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  11. Cycling at Pantmaenog
    One of the most family-friendly, but challenging cycling trails in the National Park, Pantmaenog Forest is great for all ages. For beginners looking to get into mountain biking or experienced riders after a new thrill, the Forest offers a number of wide open trails that are easy to navigate but – depending on your chosen trail – not always easy to tackle. With a total of 8-miles’ worth of trails to ride out on you have plenty of opportunities to work your way up to the more challenging runs.

     

    More Information: https://www.qualitycottages.co.uk/aroundwales/cycling-fun-family-pembrokeshire/

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  13. Llys-y-Fran Reservoir Trail
    Some will describe the Llys-y-Fran reservoir trail as an easy route for mountain bikers, but if you don’t mind what kind of trail you’re on this is a must for any visitors to the area. Like most Welsh reservoirs, Llys-y-Fran is a beautiful part of the countryside and that adds to the quality of the riding. The trail itself covers 7.5-miles and the off-road circuit is predominantly stone and gravel with the odd bit of genuine off-road mud and dirt thrown in for good measure. There are two steep downhill sections but these are clearly signposted so they won’t catch you out if you’re relatively new to mountain biking.

     

    More Information: http://www.moredirt.com/trail//Llys-y-Fran-Trail/1130/

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  15. The Brunel Trail
    Starting out in Haverfordwest and covering the 8.25 miles to Johnston, the Brunel Trail follows a shared path that runs along what was Brunel’s Great Western Railway line. The railway line is no longer in use and has become a popular cycle route, and there are a variety of different ways that you can follow it. Mountain bikers can follow an off-road trail or you can stick to the full route which takes in the Cleddau Estuary and the Westfield Pill Nature Reserve giving you plenty to see on your journey.

     

    More Information: http://www.holidaysbycycle.com/brunel-trail-12-cycling-route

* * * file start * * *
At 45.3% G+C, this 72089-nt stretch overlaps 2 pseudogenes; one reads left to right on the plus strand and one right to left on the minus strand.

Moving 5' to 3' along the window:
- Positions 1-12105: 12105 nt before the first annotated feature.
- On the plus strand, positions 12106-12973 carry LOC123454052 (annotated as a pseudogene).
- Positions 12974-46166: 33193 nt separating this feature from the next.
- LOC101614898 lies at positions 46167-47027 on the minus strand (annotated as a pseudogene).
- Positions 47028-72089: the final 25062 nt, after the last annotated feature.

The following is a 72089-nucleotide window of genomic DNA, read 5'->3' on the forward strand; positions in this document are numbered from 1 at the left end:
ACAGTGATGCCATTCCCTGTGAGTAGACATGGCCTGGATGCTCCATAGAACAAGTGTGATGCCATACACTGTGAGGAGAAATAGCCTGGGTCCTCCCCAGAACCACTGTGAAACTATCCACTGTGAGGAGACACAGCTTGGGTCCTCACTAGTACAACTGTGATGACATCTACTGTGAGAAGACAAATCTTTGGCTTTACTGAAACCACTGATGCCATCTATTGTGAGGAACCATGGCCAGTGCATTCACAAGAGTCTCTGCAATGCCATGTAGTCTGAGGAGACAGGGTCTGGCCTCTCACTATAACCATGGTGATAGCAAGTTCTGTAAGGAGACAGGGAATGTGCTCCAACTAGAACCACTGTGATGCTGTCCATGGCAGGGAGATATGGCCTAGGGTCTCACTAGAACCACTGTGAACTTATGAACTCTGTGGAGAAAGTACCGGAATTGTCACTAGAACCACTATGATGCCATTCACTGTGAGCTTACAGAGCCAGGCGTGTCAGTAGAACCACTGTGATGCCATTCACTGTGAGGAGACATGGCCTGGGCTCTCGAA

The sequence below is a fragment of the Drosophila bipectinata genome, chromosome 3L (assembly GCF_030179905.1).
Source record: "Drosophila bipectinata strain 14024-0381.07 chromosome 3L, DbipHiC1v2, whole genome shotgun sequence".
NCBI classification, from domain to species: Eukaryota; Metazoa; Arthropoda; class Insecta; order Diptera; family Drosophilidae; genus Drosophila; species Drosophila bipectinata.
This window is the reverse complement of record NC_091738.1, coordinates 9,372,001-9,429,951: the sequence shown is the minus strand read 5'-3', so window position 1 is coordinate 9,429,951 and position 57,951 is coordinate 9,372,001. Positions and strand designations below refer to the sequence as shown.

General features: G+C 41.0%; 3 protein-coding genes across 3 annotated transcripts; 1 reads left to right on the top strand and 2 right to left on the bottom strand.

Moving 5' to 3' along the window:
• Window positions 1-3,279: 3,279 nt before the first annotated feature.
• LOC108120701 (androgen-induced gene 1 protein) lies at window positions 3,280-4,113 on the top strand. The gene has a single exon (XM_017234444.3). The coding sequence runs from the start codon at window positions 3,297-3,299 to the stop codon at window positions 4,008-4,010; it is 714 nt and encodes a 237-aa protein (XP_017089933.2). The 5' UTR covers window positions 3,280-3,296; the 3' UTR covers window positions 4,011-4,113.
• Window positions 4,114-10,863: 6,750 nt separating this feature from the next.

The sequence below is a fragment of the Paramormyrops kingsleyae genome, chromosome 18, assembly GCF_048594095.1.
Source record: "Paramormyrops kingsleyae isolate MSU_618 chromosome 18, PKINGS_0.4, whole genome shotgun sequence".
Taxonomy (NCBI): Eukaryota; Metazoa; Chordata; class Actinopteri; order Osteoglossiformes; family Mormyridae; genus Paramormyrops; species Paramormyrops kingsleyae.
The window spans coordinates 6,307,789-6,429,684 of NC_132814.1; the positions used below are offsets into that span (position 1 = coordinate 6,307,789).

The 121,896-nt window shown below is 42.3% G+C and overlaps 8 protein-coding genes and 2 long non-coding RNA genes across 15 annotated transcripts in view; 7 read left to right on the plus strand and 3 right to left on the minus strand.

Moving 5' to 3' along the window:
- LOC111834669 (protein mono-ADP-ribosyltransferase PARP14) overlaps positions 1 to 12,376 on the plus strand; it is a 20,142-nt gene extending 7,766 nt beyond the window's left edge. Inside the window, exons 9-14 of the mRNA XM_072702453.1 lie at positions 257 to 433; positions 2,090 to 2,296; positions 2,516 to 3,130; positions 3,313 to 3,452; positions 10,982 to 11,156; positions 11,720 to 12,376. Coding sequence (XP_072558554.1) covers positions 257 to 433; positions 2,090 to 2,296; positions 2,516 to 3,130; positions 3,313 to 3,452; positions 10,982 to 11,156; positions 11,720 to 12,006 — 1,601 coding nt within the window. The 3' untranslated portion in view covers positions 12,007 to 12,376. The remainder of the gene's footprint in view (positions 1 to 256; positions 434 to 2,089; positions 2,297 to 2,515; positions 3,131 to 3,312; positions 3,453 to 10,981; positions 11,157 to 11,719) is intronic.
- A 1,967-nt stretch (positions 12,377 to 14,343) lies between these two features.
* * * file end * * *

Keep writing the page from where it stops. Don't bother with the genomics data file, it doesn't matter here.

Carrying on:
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  17. Castlemartin Range Trail
    The Castlemartin Range Trail is a stony bridleway that follows the stunning coastline, so if you plan on making a day of it be sure to take your camera with you to capture the views. If you’re more into the challenge of a tough ride then you’ll eat up the 6.5-mile route in no time if you’re confident in your off-road riding ability. For those who aren’t into the adrenaline-fuelled mountain biking approach there are plenty of sights for you to stop off at including the remains of an Iron Age fort and the sandy beach at Broad Haven where you can jump off an go for a paddle! There is now an extension to the route that takes you through a tank range (yes, a tank range) but make sure that it’s open before you venture out. This route takes the total distance up to more than 9-miles.

     

    More Information: http://sanderlinghousedale.co.uk/things-to-do/item/74-castlemartin-coastal-trail/

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  19. The Dramway – Stepaside to Saundersfoot
    The Dramway is a popular cycle route in the south of the National Park that runs right along the coastline. At 3.5km it is one of the shortest trails in the Park, but there is still plenty for you to see and it’ll help to blow away some cobwebs after a big dinner around the campsite the night before! The trail utilises a disused railway line and passes through a number of the old railway tunnels, but it’s vital that cyclists dismount before passing through. If you do wish to push on a bit further, The Dramway eventually joins up with National Cycle Route 4 so you can plan a longer ride if you’d like to.

     

    More Information: http://www.nationaltrail.co.uk/pembrokeshire-coast-path/route/wisemans-bridge-saundersfoot-dramway